The Affair That Cost Cozy Powell’s Life

Throughout the history of music, many great names in the industry have lost their lives due to tragic circumstances. Apart from serious cases like John Lennon and Dimebag Darrell’s murder, there were also unfortunate accidents that cost the lives of Cliff Burton and Keith Relf. Following their passing, these artists left a strong legacy and are still remembered for their timeless works and contributions to the music scene.

Cozy Powell rose to prominence with his tenures in major rock bands, such as the Jeff Beck Group, Rainbow, Whitesnake, and Black Sabbath. He also contributed to many artists with his musicianship, such as Gary Moore, Brian May, and Robert Plant. Throughout his music career, Powell appeared on over 66 albums and influenced many rock drummers. Sadly, the drummer’s affair with a married woman cost him his life.

The Life And Musical Career Of Cozy Powell

Cozy Powell was born in Cirencester, Gloucestershire, on December 29, 1947. Powell was adopted, so he never met his birth parents. The drummer first touched a drum kit at the age of 12 in the school orchestra. The first band he was in was named the Corals, and they played at the youth club every week. Borrowing the stage name ‘Cozy’ from the jazz drummer Cozy Cole, Powell started working with the Sorcerers.

Due to his busy schedule with the band, the musician left school and took an office job to purchase his first set of drums. In the 1960s, the Sorcerers performed in the German club scene and returned to England by 1968. There, Powell became friends with Robert Plant, John Bonham, Noddy Holder, Tony Iommi, and Dave Pegg. The Sorcerers then became Youngblood, and released several singles.

In April 1970, the drummer joined Jeff Beck’s group, but the band split after recording two albums titled ‘Rough And Ready’ and ‘Jeff Beck Group.’ By late 1972, he joined the Ball brothers and Frank Aiello to form Bedlam and released his solo hit, ‘ Dance With The Devil.’ During this period, Cozy Powell worked as a session musician and contributed to several artists like Julie Felix, Donovan, and Suzi Quatro.

He then formed the bands Cozy Powell’s Hammer and Humble Pie but later left the music scene to take up motorcycle racing. In 1975, he joined Rainbow and played with the band for five years. For the rest of the 1980s, Powell had short-term stints with several bands, like The Michael Schenker Group, and in 1982, Whitesnake invited Cozy Powell to join the band to replace Ian Paice through a farewell tour in Europe.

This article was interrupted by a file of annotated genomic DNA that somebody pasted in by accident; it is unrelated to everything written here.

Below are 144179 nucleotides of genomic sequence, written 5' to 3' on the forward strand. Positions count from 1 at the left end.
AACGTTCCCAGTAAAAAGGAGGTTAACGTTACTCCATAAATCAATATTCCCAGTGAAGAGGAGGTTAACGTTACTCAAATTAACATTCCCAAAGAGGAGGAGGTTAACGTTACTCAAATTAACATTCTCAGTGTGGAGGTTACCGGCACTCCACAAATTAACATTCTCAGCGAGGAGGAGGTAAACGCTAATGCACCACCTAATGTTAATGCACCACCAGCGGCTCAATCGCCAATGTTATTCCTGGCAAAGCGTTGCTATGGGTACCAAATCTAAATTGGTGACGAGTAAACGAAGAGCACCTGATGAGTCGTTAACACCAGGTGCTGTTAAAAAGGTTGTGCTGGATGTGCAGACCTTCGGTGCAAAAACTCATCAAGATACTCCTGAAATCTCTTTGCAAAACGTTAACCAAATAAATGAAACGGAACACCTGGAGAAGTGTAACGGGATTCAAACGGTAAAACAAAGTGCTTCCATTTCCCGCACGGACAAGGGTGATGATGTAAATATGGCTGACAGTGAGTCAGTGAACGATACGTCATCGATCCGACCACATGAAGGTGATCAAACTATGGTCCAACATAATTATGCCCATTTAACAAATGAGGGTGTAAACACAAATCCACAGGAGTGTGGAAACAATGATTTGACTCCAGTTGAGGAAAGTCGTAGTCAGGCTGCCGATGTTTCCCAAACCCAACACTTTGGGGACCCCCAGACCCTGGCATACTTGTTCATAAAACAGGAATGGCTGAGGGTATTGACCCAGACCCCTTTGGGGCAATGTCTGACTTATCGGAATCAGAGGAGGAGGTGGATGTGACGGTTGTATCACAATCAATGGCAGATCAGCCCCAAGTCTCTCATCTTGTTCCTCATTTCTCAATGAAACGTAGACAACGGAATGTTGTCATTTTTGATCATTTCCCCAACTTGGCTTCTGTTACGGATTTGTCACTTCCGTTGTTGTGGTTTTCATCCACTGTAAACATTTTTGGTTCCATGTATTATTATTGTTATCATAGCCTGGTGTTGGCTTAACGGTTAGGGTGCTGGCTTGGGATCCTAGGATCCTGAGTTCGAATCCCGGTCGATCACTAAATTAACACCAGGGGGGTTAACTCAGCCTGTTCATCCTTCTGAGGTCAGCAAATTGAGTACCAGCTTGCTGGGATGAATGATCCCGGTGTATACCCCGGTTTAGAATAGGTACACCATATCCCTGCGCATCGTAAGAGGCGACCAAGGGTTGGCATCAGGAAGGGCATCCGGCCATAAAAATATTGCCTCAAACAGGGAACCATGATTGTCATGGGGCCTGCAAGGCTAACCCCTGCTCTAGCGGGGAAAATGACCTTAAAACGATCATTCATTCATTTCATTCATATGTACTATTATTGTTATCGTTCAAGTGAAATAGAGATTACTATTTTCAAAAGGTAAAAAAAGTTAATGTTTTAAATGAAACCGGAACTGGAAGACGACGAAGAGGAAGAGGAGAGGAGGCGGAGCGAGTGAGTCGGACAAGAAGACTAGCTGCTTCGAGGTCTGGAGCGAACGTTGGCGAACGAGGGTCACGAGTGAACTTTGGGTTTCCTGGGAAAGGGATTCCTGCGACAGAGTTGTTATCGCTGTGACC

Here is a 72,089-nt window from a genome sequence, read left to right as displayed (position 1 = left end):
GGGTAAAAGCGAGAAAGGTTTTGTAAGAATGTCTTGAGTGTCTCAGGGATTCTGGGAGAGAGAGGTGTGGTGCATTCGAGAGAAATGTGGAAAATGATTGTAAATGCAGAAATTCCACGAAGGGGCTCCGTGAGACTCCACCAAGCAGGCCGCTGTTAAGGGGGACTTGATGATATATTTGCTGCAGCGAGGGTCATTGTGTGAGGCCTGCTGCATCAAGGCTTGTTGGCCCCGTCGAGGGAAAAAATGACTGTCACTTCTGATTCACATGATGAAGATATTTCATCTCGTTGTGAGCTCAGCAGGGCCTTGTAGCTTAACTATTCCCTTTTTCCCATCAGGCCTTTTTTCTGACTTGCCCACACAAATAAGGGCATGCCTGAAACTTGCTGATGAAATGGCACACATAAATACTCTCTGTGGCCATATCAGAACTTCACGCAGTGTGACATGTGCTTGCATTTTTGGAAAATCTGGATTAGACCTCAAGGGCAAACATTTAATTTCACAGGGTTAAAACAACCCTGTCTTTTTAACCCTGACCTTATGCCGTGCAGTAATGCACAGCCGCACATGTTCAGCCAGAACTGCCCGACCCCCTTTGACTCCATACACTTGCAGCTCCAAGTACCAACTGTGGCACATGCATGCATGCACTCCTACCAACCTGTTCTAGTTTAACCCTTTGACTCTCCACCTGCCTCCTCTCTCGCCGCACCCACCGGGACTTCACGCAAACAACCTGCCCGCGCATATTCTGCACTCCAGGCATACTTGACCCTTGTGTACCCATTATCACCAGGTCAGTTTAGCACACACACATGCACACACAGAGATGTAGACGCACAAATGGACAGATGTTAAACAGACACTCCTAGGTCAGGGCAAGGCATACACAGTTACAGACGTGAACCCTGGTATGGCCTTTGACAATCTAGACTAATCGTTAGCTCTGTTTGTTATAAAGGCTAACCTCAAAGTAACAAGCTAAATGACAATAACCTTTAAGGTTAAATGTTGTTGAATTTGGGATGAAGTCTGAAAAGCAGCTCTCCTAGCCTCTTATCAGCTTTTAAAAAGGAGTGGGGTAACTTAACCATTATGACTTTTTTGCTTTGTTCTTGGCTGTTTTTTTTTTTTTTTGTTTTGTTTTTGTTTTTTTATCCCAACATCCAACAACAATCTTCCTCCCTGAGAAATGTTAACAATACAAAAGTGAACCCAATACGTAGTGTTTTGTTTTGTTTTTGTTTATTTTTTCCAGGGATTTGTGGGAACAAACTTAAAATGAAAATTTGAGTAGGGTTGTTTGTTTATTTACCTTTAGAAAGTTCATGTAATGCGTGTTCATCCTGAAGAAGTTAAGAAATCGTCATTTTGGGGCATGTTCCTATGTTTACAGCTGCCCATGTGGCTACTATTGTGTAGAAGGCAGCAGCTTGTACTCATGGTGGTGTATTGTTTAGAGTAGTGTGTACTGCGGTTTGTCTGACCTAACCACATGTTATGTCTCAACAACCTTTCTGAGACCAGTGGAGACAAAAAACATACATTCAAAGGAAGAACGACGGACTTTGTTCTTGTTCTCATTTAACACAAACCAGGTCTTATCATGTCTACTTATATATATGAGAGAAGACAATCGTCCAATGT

In 1985, Powell left Whitesnake to join Keith Emerson and Greg Lake in Emerson, Lake & Powell. He then worked with Gary More in 1988 and played with Black Sabbath between 1988 and 1991 and from 1994 to 1995. He also worked with Brian May, playing on his ‘Back To The Light’ and ‘Another World’ albums. After joining Yngwie Malmsteen for the 1997’s ‘Facing The Animal,’ the drummer made his last recording session with Colin Blunstone for ‘The Light Inside,’ which was released after the musician’s death.

How Did Cozy Powell Pass Away?

Following a prolific music career full of contributions to major names, Cozy Powell died on April 5, 1998, after a car crash. He was driving at 104 mph in bad weather on a motorway near Bristol and slammed the car into the crash barrier, and sadly, he died at the scene. As reported by BBC, the musician was under the influence of alcohol, not wearing a seat belt, and talking with his girlfriend on the phone.

Cozy Powell was living in Lambourn in Berkshire at the time. Shortly before his passing, he had returned to the studio to record with Fleetwood Mac’s Peter Green. Polydor Records released Powell’s ‘Best Of Cozy Powell,’ and Blackmore and Dio were planning a reunion album with him. Besides, he had recently backed out of a Yngwie Malmsteen tour due to a minor injury from a motorcycle accident. The drummer was undergoing physiotherapy and was eager to perform at the then-forthcoming Brian May tour.

As it turned out later, Cozy Powell was in a relationship with a married woman who was having issues with her husband. At the time of the car crash, she had called Powell and asked him to come to her place quickly. However, she was around 35 miles away from the rock musician. Powell drove his car very fast to get there in time and was under pressure as the woman called him to ask him where he was. During this phone call, she heard the drummer say, ‘Oh, sh*t!’ followed by a loud crashing noise.

After his death, Cozy Powell left a legacy behind with his successful works and contributions to numerous other rock icons. On January 7, 2016, a memorial plaque for Powell was unveiled in Cirencester during a ceremony led by Brian May. His fellow musicians Suzi Quatro, Neil Murray, Don Airey, Bernie Marsden, and Tony Iommi were also there. In October 2005, Powell appeared posthumously on Tony Martin’s ‘Raising Hell,’ for which he had recorded the drum track while the two were in Hammer.